Pilot schemes for personal health budgets are set to start this summer, Nursing Times understands.
Personal budgets are already in place for about 60,000 social care servicer users. Plans to pilot them for health care were announced last June as part of the NHS Next Stage Review.
Under the plans, patients – predominantly those with long-term conditions – could be given direct payments to purchase services, such as physiotherapy, from a list of providers. This will follow a comprehensive assessment of the patient’s needs, most likely carried out by a primary care nurse.
The deadline for NHS organisations to submit applications to run one of the pilots, which are expected to run for three years, was 27 March. A Department of Health spokesperson told Nursing Times that 70 applications had been received. But the sucessful applicants are yet to be announced.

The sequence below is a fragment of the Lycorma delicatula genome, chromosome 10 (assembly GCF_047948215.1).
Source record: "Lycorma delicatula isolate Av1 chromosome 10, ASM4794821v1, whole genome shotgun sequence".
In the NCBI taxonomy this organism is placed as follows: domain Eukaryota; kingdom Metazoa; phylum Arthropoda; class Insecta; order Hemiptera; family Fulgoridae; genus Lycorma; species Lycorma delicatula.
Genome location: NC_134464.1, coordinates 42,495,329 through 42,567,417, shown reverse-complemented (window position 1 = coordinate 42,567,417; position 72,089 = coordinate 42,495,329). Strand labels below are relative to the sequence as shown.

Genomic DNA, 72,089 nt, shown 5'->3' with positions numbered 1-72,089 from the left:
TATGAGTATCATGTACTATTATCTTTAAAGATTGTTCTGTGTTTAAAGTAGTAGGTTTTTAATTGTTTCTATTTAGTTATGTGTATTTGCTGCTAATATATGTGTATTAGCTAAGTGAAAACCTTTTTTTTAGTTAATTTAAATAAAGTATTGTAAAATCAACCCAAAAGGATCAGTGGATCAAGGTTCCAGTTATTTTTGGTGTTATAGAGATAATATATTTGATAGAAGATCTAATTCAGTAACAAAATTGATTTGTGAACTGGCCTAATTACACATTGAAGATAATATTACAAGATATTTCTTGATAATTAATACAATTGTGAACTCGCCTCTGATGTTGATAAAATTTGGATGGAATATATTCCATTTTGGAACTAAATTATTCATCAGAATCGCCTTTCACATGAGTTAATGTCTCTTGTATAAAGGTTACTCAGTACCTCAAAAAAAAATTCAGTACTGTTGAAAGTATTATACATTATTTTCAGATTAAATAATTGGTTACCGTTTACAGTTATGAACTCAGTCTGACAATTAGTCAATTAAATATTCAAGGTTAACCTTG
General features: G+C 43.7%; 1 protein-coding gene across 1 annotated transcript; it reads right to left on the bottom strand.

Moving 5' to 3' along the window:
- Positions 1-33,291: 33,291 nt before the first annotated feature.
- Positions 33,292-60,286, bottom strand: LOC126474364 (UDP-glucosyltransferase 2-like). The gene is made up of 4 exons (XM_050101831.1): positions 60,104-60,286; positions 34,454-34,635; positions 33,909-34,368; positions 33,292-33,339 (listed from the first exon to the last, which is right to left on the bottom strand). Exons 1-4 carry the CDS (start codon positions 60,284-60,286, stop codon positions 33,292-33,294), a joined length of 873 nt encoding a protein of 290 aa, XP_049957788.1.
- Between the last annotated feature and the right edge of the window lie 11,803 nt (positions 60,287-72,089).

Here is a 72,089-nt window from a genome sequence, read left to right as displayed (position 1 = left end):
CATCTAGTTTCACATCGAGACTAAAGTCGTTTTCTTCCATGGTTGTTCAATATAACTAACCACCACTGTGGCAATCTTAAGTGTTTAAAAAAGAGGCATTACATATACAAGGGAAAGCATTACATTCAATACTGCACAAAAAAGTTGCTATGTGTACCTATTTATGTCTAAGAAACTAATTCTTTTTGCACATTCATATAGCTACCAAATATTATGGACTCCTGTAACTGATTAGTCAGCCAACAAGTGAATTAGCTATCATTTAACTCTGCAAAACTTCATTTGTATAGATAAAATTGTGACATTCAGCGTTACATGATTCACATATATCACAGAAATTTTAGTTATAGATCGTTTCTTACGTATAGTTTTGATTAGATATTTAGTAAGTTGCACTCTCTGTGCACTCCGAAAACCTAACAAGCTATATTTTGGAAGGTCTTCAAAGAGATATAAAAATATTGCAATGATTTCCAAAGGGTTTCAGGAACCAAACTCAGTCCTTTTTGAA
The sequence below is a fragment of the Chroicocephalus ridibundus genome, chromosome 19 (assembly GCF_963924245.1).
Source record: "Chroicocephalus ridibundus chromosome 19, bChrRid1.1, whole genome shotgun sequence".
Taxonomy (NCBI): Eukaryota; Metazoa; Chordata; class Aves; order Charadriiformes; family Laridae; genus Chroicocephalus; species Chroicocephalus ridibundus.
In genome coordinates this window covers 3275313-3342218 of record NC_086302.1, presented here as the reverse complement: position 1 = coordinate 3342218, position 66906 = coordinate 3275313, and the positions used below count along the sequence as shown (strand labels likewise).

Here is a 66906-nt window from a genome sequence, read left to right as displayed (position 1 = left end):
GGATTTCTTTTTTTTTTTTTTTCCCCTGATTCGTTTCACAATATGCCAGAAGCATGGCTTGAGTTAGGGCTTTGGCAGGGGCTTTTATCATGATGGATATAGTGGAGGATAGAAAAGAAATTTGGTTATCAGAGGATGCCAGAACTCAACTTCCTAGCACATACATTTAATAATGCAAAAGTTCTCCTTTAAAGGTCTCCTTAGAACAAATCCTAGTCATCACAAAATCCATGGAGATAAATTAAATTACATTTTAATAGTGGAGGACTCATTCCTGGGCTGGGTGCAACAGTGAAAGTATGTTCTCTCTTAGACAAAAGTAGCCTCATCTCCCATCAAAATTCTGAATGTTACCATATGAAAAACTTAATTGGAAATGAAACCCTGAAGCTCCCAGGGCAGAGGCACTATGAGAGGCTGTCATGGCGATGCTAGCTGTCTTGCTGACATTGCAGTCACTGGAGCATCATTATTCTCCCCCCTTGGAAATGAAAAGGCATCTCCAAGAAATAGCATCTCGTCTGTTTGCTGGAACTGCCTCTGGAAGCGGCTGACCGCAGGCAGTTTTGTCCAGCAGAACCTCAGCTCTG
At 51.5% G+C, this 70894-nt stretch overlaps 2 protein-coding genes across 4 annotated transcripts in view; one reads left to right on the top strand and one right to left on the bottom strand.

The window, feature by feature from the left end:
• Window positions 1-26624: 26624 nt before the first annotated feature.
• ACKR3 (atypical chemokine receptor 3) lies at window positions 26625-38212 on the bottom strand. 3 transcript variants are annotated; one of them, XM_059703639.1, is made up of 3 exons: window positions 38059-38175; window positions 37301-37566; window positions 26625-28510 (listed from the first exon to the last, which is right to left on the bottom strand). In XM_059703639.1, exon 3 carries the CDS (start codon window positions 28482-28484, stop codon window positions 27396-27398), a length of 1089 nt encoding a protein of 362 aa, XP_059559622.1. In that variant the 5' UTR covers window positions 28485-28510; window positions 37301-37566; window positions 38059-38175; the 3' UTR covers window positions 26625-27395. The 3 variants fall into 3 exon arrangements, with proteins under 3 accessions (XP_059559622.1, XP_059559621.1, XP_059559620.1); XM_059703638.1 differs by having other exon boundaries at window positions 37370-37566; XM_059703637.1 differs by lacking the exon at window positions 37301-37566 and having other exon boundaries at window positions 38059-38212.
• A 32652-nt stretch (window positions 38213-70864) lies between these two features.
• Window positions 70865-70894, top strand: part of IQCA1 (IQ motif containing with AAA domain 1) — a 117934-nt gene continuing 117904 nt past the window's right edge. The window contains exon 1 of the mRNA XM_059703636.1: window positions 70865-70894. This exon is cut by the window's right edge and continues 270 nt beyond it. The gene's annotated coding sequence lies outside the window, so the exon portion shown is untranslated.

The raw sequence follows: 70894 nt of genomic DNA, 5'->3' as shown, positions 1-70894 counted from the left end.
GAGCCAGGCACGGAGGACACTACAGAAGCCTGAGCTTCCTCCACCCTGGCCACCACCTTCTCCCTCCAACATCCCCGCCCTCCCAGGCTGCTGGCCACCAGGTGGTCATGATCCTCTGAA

However, the proposals have raised concerns among unions, which have suggested patients may be forced to ‘top up’ their payments for services from their own savings should their personal budgets run out.
Last week delegates at the Unison Health Group Conference in Harrogate passed a motion unanimously opposing the implementation of personal health budgets.
But, speaking to Nursing Times, Sharon Lee, community matron at NHS Eastern and Coastal Kent, said: ‘If you do a full assessment from the outset and identify what these patients need you can provide them with the right budget.
‘You then need to do regular assessments to make sure their needs are being met and the budget is correct for the personalised care for that particular patient,’ she added.